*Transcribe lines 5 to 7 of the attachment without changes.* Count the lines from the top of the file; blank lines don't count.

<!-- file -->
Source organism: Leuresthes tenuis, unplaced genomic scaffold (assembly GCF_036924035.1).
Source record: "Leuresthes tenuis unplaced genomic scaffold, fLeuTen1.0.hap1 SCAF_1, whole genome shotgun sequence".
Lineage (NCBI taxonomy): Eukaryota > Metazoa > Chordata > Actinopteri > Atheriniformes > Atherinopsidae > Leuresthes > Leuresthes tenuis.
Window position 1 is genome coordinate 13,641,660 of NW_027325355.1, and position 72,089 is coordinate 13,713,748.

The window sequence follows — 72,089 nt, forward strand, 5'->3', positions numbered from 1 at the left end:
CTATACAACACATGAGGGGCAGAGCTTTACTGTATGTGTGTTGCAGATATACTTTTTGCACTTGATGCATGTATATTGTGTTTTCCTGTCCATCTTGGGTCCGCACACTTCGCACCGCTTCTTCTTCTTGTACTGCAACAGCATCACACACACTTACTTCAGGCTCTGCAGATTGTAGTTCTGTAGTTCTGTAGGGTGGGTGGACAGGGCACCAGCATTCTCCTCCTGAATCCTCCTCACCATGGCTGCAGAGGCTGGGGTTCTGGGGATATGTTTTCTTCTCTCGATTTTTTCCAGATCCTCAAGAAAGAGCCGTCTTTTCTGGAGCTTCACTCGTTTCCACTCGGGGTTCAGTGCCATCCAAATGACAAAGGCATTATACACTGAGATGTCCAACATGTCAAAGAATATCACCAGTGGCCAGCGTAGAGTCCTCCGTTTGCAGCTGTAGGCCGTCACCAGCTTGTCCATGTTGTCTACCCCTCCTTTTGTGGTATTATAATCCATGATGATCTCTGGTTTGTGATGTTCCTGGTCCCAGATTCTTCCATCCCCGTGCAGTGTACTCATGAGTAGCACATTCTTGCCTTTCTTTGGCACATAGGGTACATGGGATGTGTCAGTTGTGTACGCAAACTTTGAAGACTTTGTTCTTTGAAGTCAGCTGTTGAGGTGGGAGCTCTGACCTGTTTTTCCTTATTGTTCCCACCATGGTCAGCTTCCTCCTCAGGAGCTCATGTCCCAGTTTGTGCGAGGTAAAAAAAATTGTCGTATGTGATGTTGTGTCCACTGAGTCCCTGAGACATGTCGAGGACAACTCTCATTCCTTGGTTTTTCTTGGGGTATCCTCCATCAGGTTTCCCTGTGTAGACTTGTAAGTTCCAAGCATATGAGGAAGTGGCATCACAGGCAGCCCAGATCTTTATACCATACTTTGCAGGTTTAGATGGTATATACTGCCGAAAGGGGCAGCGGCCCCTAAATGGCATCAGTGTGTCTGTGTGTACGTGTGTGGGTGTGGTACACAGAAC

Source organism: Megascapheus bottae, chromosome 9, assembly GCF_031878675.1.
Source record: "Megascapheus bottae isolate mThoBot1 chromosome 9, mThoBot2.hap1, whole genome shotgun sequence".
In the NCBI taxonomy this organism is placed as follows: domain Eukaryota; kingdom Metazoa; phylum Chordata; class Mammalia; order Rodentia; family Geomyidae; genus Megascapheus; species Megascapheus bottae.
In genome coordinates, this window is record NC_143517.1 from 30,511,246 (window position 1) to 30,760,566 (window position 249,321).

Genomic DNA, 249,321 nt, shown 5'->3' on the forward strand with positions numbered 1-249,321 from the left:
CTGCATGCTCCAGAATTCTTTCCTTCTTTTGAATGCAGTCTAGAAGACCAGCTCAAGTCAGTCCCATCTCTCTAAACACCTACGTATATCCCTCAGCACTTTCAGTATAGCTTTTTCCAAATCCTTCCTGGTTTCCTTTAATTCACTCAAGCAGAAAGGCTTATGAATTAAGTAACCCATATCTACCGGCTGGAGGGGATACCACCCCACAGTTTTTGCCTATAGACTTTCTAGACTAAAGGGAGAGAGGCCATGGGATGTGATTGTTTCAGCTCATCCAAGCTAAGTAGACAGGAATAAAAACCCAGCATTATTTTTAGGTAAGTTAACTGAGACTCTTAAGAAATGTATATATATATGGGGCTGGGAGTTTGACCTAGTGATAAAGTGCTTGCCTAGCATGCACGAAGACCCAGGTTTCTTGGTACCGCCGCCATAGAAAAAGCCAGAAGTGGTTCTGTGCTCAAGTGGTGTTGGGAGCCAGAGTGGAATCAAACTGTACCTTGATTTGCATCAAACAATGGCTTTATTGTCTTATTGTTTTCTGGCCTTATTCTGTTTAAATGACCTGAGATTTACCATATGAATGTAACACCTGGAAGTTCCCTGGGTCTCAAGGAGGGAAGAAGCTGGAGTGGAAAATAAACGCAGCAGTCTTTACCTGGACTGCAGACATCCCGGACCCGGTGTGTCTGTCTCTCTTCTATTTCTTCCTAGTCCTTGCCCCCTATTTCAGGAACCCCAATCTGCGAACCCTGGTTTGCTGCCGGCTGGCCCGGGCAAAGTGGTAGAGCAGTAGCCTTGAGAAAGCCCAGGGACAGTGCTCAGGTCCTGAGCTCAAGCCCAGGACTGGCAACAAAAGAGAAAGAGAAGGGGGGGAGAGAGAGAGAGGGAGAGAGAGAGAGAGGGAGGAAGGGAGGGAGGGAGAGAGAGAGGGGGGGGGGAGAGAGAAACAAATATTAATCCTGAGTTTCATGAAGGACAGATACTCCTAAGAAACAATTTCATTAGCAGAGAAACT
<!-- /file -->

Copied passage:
The window sequence follows — 72,089 nt, forward strand, 5'->3', positions numbered from 1 at the left end:
CTATACAACACATGAGGGGCAGAGCTTTACTGTATGTGTGTTGCAGATATACTTTTTGCACTTGATGCATGTATATTGTGTTTTCCTGTCCATCTTGGGTCCGCACACTTCGCACCGCTTCTTCTTCTTGTACTGCAACAGCATCACACACACTTACTTCAGGCTCTGCAGATTGTAGTTCTGTAGTTCTGTAGGGTGGGTGGACAGGGCACCAGCATTCTCCTCCTGAATCCTCCTCACCATGGCTGCAGAGGCTGGGGTTCTGGGGATATGTTTTCTTCTCTCGATTTTTTCCAGATCCTCAAGAAAGAGCCGTCTTTTCTGGAGCTTCACTCGTTTCCACTCGGGGTTCAGTGCCATCCAAATGACAAAGGCATTATACACTGAGATGTCCAACATGTCAAAGAATATCACCAGTGGCCAGCGTAGAGTCCTCCGTTTGCAGCTGTAGGCCGTCACCAGCTTGTCCATGTTGTCTACCCCTCCTTTTGTGGTATTATAATCCATGATGATCTCTGGTTTGTGATGTTCCTGGTCCCAGATTCTTCCATCCCCGTGCAGTGTACTCATGAGTAGCACATTCTTGCCTTTCTTTGGCACATAGGGTACATGGGATGTGTCAGTTGTGTACGCAAACTTTGAAGACTTTGTTCTTTGAAGTCAGCTGTTGAGGTGGGAGCTCTGACCTGTTTTTCCTTATTGTTCCCACCATGGTCAGCTTCCTCCTCAGGAGCTCATGTCCCAGTTTGTGCGAGGTAAAAAAAATTGTCGTATGTGATGTTGTGTCCACTGAGTCCCTGAGACATGTCGAGGACAACTCTCATTCCTTGGTTTTTCTTGGGGTATCCTCCATCAGGTTTCCCTGTGTAGACTTGTAAGTTCCAAGCATATGAGGAAGTGGCATCACAGGCAGCCCAGATCTTTATACCATACTTTGCAGGTTTAGATGGTATATACTGCCGAAAGGGGCAGCGGCCCCTAAATGGCATCAGTGTGTCTGTGTGTACGTGTGTGGGTGTGGTACACAGAAC

Source organism: Megascapheus bottae, chromosome 9, assembly GCF_031878675.1.